Keepapitchinin, the Mormon History blog » Sugar Goes to War

Sugar Goes to War

By: Ardis E. Parshall - July 02, 2014

From 1943 —





  1. Subsidized beet farming. (What a shocker!) And no sugar beet I ever saw looked so svelte and attractive!

    Comment by Grant — July 2, 2014 @ 10:46 am

  2. My grandpa and convert great grandfather both worked as mechanics in the sugar beet factories in Utah and Idaho–how times have changed. And now sugar is a poison, adding an extra spoonful of ridicule to my high school’s Beetdigger mascot. Mormons thought they had found a nice alterna-vice in sugar addiction made possible by all the local sugar production, but if we don’t shape up, we’ll soon be looked down on by the drug-free, teetotaling, non-smoking, salad-eating Gentiles for the sugar junkies we are. Myself included.

    Comment by Marie — July 2, 2014 @ 10:58 am

  3. Ardis–Having grown up on a farm that raised sugar beets for a cash crop and having thinned beets every summer until I was past my teens, the bold print caught my eye. We never had the equipment that either segmented the seed planting nor had mechanical cross blocking equipment. In fact we never owned a mechanical beet topper. It was hand labor through and through. Interesting ad.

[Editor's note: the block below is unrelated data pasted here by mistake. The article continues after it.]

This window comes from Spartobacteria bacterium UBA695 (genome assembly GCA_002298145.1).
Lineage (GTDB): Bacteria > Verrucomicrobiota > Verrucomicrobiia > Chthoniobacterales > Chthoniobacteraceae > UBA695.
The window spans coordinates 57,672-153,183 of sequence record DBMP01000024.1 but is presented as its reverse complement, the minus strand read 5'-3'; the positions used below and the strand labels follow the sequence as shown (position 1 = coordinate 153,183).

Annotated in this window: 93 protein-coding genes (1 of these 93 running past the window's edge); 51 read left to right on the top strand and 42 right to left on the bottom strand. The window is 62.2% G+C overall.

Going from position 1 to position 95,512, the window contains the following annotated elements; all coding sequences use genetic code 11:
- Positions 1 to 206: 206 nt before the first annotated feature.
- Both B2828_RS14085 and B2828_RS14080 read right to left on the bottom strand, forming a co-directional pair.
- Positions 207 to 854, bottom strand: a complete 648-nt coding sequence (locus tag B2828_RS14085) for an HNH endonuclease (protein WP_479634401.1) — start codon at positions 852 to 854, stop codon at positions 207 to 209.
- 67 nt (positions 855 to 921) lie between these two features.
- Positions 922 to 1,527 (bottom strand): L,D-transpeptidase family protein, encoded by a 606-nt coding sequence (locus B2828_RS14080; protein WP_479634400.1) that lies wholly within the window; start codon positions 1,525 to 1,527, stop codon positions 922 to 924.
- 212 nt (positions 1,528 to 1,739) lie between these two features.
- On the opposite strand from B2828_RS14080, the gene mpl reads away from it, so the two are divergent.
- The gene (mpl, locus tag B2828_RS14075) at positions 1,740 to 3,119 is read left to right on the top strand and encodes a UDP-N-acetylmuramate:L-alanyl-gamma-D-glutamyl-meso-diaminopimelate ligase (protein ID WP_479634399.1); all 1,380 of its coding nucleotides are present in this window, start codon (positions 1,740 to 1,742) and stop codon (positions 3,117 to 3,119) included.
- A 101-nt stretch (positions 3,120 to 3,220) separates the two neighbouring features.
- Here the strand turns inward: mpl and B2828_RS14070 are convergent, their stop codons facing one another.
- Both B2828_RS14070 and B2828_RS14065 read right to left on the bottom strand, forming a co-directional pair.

Comment by marva — July 2, 2014 @ 1:15 pm

  4. A “svelte beet”! I don’t think that image will soon leave my mind, Grant.

    There’s the serpent in paradise, isn’t it, Marie? The sugar industry served the Intermountain West well on so many levels, and helped keep us going when other industries were in decline. But we couldn’t keep our appetites in bounds. Posting all these sugar advertisements started as a joke in the early days of Keepa when I posted a few ads that had outrageous claims of health to be derived from eating sweet foods. It has now become a tradition, to continue posting samples from the seemingly infinite trail of sugar ads in Mormon magazines.

    Comment by Ardis E. Parshall — July 2, 2014 @ 1:19 pm

  5. marva, you’re a living participant to Utah/Mormon history, all right — there are SO many stories and talks with references to the hard manual labor of beet thinning and topping. It may be one of those barely-under-the-surface things that shaped the Mormon character.

    I think I’ll let my own character suffer a bit by not replicating this experience …

    Comment by Ardis E. Parshall — July 2, 2014 @ 1:29 pm

  6. My first memories of work on the welfare farm for the East Provo Stake in the early 1960s was thinning sugar beets. My dad would go; I’d ask him to let me come with him, but he never would. When I was 7 or 8 years old, I thought I was missing out on a great adventure. I guess I was wrong.

    Comment by Mark B. — July 2, 2014 @ 3:52 pm

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